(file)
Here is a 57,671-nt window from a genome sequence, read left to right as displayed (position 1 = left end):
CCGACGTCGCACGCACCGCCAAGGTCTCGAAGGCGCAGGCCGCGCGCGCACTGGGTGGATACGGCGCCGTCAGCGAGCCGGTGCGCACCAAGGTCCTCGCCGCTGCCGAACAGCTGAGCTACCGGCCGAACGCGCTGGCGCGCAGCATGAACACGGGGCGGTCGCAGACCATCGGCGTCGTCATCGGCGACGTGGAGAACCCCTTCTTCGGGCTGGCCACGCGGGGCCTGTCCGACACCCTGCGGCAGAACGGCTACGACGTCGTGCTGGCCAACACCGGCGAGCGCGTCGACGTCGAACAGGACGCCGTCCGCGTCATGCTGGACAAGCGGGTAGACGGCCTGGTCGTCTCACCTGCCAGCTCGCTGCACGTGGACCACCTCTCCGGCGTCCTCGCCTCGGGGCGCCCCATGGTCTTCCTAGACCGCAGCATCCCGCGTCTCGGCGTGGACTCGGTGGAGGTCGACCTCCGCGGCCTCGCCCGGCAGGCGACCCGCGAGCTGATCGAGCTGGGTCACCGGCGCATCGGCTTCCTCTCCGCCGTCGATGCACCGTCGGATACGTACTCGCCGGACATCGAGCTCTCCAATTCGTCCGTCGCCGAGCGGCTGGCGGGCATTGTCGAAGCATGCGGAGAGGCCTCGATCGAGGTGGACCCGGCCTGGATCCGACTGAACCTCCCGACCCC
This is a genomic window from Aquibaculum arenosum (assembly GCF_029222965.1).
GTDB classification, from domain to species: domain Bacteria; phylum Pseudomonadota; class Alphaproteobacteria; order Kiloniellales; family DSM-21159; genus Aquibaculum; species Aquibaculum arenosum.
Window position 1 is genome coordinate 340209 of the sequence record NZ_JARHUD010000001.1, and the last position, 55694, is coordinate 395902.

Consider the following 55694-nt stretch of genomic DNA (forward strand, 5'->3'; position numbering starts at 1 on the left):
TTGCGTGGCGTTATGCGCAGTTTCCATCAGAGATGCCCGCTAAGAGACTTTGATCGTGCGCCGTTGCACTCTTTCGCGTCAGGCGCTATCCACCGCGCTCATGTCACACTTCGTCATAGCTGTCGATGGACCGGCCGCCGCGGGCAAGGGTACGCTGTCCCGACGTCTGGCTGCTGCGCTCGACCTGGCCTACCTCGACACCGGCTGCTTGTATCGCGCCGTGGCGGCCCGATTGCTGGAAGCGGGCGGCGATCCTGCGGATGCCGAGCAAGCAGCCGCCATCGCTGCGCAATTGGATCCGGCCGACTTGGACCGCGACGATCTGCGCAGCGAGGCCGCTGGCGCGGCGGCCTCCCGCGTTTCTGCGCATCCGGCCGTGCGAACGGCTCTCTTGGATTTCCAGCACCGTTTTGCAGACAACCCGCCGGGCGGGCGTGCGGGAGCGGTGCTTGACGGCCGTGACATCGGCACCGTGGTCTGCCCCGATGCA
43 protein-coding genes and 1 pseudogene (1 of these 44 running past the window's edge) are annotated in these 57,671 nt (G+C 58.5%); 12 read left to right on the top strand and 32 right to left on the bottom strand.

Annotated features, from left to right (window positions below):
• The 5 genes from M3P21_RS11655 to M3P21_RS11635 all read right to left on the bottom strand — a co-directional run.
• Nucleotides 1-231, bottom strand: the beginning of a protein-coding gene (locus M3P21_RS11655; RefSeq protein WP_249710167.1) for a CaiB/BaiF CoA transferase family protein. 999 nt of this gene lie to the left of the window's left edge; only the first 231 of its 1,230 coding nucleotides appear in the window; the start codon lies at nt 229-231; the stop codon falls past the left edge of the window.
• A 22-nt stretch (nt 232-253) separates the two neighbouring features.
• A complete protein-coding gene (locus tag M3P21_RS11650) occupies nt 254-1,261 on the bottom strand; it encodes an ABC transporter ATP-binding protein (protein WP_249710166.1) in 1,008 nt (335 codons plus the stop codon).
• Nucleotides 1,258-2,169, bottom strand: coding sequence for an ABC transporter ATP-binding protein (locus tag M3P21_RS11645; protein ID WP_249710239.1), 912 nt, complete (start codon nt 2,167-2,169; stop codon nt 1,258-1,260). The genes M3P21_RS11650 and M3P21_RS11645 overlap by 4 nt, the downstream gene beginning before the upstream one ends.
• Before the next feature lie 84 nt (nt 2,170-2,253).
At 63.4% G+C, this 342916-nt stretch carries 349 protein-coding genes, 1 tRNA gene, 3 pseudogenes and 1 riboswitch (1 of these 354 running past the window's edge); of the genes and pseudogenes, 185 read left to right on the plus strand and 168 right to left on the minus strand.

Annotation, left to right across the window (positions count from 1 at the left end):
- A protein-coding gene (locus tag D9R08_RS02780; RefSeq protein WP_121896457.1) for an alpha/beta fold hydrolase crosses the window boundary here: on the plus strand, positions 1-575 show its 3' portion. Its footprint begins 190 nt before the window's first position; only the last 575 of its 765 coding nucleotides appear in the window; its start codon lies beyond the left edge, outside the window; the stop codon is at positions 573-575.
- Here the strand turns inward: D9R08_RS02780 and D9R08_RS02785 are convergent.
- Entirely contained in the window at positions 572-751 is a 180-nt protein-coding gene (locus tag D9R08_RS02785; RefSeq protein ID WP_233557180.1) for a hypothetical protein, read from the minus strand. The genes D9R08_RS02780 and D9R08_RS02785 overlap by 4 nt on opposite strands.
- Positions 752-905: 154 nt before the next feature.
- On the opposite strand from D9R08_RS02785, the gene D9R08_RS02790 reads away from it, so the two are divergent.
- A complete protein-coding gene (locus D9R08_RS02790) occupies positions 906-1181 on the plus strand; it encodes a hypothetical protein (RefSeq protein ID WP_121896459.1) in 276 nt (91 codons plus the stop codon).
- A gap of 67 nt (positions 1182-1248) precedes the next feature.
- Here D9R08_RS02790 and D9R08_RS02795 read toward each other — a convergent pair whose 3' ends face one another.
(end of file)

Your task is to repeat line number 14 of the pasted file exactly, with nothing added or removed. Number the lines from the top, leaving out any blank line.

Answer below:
• Nucleotides 1,258-2,169, bottom strand: coding sequence for an ABC transporter ATP-binding protein (locus tag M3P21_RS11645; protein ID WP_249710239.1), 912 nt, complete (start codon nt 2,167-2,169; stop codon nt 1,258-1,260). The genes M3P21_RS11650 and M3P21_RS11645 overlap by 4 nt, the downstream gene beginning before the upstream one ends.